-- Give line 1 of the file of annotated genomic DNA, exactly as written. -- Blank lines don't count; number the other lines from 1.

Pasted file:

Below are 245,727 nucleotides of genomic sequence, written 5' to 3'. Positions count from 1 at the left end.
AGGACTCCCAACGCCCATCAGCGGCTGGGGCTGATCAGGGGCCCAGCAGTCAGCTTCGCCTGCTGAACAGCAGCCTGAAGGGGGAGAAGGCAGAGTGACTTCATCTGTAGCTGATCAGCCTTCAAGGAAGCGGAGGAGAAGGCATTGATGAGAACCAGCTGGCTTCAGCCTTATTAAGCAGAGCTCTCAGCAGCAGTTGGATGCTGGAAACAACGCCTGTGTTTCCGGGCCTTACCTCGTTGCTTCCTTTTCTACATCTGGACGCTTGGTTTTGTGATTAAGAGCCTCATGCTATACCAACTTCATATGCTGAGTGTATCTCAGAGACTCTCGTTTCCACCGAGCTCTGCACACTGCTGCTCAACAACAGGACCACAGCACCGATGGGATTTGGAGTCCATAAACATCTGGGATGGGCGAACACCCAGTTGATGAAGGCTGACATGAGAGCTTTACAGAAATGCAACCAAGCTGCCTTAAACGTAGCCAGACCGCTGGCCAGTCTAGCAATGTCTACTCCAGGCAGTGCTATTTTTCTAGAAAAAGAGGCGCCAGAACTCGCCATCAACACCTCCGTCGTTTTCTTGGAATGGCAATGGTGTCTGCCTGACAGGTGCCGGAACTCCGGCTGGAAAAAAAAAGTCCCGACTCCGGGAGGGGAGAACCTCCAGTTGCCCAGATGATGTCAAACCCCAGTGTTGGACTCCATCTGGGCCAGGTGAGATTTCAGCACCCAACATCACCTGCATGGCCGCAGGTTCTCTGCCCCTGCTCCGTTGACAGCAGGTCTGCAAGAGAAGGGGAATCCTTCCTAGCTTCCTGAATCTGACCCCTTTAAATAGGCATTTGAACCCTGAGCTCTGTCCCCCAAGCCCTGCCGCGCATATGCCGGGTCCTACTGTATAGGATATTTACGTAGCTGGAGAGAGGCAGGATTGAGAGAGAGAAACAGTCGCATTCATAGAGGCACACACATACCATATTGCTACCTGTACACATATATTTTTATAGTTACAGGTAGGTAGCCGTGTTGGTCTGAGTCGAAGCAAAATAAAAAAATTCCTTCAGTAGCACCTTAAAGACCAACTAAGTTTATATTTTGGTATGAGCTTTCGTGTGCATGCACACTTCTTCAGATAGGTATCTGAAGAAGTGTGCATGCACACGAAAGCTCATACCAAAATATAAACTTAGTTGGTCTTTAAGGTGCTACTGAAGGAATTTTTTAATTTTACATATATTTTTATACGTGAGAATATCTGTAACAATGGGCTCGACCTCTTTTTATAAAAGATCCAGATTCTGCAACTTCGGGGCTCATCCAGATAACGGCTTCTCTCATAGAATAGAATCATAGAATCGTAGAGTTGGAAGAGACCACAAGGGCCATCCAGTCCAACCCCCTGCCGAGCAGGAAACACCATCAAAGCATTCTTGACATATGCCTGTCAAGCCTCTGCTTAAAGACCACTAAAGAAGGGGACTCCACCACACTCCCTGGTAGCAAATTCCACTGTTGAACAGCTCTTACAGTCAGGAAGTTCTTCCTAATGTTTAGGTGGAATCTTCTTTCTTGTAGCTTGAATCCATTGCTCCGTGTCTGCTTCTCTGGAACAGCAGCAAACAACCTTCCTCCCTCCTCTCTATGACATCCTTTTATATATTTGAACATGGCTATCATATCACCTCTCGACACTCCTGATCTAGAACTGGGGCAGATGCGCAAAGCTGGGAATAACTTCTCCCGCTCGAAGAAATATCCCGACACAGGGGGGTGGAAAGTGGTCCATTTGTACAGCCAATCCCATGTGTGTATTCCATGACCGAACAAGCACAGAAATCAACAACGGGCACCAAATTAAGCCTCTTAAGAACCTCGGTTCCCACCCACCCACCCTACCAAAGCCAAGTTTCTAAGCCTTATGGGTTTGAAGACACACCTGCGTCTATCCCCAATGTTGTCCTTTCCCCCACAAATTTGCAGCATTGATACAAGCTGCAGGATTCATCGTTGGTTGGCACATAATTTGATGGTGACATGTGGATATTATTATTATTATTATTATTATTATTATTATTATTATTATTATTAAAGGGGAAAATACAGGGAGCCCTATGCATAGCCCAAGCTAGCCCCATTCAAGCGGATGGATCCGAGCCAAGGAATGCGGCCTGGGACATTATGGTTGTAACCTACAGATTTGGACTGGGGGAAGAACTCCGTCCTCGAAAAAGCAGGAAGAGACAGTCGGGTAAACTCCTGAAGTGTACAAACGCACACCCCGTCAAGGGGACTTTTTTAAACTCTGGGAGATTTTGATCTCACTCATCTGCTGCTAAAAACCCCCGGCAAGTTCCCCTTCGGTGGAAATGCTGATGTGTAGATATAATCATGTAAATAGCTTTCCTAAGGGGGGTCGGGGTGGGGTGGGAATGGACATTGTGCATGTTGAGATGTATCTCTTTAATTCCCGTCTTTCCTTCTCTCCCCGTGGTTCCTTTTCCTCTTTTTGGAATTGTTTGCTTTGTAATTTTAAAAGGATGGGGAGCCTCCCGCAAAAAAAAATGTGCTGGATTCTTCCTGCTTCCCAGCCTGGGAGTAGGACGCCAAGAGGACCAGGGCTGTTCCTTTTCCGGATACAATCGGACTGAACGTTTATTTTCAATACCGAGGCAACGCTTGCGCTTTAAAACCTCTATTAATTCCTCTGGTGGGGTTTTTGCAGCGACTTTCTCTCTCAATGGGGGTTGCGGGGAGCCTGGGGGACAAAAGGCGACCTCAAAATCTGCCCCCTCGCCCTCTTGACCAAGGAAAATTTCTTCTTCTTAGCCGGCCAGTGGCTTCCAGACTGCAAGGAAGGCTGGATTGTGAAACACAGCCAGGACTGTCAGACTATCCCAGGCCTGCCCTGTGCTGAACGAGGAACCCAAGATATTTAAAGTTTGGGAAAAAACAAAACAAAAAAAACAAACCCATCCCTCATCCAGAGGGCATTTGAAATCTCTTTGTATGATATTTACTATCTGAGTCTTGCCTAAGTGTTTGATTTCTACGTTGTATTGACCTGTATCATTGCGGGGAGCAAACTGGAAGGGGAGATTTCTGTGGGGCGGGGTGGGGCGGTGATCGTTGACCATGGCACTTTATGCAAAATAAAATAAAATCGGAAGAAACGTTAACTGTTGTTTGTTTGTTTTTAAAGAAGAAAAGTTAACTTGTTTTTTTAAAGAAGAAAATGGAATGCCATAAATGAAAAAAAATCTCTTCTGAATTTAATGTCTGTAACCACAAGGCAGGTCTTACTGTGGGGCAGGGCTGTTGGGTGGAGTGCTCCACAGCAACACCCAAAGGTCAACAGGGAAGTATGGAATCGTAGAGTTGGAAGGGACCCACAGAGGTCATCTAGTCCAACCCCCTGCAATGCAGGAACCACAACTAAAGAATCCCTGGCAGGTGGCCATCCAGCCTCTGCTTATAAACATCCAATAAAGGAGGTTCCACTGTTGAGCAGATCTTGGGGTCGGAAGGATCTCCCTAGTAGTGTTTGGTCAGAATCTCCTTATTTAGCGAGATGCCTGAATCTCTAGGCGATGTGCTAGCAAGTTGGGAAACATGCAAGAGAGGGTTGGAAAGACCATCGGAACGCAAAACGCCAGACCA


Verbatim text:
Below are 245,727 nucleotides of genomic sequence, written 5' to 3'. Positions count from 1 at the left end.